Most people use conventional modes of transport to get to work every day, such as buses, cars, trains and bicycles, and while we may moan about rising fuel costs or complain about the punctuality and standards of public transport, until there is an alternative mode of travel, there is little to do but accept it. But imagine if you could fly to the office…
Recent images have been shown in the media of manned autonomous drones being used as a mode of transport, catching the imagination of the public and inspiring thoughts of a very different daily commute. The so-called passenger drone is looking to provide us all with ‘urban air transportation’.
Drones and our daily commute:
In the past couple of years multiple tests have been carried out on autonomous drones to see exactly what their capabilities are when it comes to carrying a passenger. Naturally the passenger would also be the pilot of the drone, and it goes without saying that the pilot must have completed adequate training before they were permitted to take to the skies. That said, the pilot – or passenger – can choose to operate the drone manually or select their destination on the control panel, and simply sit back and read the morning newspaper until they arrive.
One such experimental vehicle has been named the ‘red vehicle’ and at the time of writing, can fly at a top speed of around 45mph, with a flight range of up to 25 minutes.
Testing the passenger drone:
Rigorous testing of what has become known as the VTOL, or vertical take off and landing craft, has been carried out and the vehicle has been under intense scrutiny ever since. Tests carried out by the company responsible for creating the passenger drone, have included flight simulations with a variety of payload weights, simulated engine failures and control modes, and many more such experiments before the drone could be tested in the field.
Once these tests had proved that the vehicle could be manned safely, a pilot was placed onboard and it underwent further rigorous testing, the results of which were a resounding success. The first flight ever carried out of a manned drone was shown to the public last year as part of the official launch process of the vehicle, and the flight was around 4km’s in distance.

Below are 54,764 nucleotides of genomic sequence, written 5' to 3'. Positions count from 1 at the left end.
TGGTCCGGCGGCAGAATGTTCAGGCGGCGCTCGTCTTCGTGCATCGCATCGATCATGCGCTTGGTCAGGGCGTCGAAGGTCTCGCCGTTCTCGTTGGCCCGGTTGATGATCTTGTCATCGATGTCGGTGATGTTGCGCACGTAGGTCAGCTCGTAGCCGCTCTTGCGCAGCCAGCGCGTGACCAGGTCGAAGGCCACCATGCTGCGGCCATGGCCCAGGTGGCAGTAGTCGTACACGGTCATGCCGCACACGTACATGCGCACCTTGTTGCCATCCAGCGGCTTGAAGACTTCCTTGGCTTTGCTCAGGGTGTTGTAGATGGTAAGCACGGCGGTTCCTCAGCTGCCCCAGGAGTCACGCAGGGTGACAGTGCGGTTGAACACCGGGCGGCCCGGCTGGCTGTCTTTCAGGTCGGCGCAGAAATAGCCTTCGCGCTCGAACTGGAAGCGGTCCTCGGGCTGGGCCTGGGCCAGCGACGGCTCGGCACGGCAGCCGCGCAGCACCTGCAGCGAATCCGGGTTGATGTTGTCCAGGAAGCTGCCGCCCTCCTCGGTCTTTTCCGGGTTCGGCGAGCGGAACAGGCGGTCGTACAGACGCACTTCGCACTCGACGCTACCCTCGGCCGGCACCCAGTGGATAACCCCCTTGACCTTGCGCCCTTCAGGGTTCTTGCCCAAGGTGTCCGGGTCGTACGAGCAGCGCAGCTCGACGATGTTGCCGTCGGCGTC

Could drones really see us flying to work?
The spokesman for the drone company responsible for designing the manned craft certainly seems to think so, stating that manned drones have the potential to radically transform how we get from a to b, and have the potential to drastically reduce wasted commuting time, such as that which is incurred while waiting for transport to arrive, traffic jams and so forth.
Many are sceptical and believe that if nothing else, the cost will prevent drones from ever becoming affordable enough to be used for our daily commutes, but this may not be true. In fact, experts say that the cost of manned drones is much lower than people think and will soon become affordable for individuals, businesses or even governments the world over.
With 16 electric engines, the passenger drone makes very little noise, can travel at high speeds, and with zero emissions, is wholly environmentally friendly. But do you see yourself flying to the office every morning? It may take a while before these vehicles are in regular use, and unless people feel confident travelling in them, it may never happen at all, but the future of flying is certainly changing.